Uncle Sam Wants to Play, Wants A Say, but Doesn't Want to Pay

How not to win friends and influence nations

Suppose a local Rotary Club had the community's most wealthy and powerful citizen, Sam Smith, as a member. Imagine that the Rotarians had a dues system that reflected the ability to pay, so that wealthy Sam Smith paid more in dues than any other Rotarian.

To complicate the story, Sam Smith is far back in his dues payments, so far back that the money he owes amounts to almost the club's total yearly budget. The president of the Rotary Club is up for reelection and most of the members want him reelected, but Mr. Big, Sam Smith, says no.

How popular do you think Sam Smith would be with the other Rotarians? Would his influence rise or fall? And what would the other Rotarians do in their election of a president?

This story is true.

Only the "club" is the United Nations. The wealthy deadbeat member is called Sam - Uncle Sam. Most of the UN members believe that Secretary-General Boutros Boutros-Ghali is doing a good job, despite being hampered by the fact that the United States owes the UN approximately $1.4 billion. But the US wants to veto his reelection as secretary-general.

The other nations, already too often unimpressed by our uncertain leadership in foreign policy, are not pleased with what we are doing, believing it is dictated by domestic politics.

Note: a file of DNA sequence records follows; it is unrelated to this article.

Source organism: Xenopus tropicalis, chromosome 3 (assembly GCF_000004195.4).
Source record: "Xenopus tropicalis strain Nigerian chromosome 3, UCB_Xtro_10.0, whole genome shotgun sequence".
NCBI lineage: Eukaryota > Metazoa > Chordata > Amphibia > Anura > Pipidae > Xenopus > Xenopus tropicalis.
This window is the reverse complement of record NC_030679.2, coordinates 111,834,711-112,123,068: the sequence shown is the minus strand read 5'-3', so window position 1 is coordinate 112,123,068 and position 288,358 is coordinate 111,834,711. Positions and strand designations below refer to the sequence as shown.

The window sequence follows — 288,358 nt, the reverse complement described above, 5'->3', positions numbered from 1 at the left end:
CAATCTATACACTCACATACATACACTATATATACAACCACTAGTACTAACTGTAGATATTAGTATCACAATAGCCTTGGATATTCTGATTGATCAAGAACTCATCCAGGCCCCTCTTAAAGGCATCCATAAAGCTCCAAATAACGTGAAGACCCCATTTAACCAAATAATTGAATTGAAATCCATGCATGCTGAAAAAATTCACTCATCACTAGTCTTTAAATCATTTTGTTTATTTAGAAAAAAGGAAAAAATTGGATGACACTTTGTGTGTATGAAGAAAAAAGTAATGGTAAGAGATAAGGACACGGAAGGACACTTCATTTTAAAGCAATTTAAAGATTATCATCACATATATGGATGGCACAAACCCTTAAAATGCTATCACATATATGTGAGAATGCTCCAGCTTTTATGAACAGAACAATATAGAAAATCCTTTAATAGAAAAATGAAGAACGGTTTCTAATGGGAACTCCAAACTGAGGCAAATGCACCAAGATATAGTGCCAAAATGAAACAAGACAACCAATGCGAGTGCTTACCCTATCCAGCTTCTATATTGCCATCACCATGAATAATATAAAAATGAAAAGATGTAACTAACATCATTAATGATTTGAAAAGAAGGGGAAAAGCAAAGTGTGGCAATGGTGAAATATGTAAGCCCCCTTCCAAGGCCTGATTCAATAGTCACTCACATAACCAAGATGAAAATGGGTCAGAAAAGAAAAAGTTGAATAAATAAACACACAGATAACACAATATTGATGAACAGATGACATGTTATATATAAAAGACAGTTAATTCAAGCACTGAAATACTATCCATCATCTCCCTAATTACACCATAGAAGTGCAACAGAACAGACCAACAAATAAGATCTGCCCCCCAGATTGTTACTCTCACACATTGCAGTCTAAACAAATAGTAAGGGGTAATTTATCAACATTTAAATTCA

In 1978, President Jimmy Carter designated me as one of the delegates to a two-month UN session, and I have since followed the UN and its work with more than casual interest. My impression is that overall the UN performs a vital service and does a good job (although not perfect), and that Mr. Boutros-Ghali has been a hardworking, effective leader - hampered in part by the US talking a great game, but not paying its dues.

EGYPT is the secretary-general's home; as an Egyptian he is also an African. Africa sometimes is called "the dark continent." It is more accurately described as the ignored continent. One little-known fact is the gradual spread of democracy in Africa; some of the fledgling democracies there deserve more encouragement from the US and other nations. African countries take pride in having Boutros-Ghali as the secretary-general.

American opposition to him is coupled with other realities that Africans and others see: President Clinton has never visited Africa. Secretary of State Warren Christopher hasn't visited a sub-Saharan country since he has been secretary, compared with 24 visits to Syria.

Our inattention, coupled with our unfortunate opposition to the reelection of the secretary-general, has not made us any African friends.

*Paul Simon (D) represents Illinois in the United States Senate.

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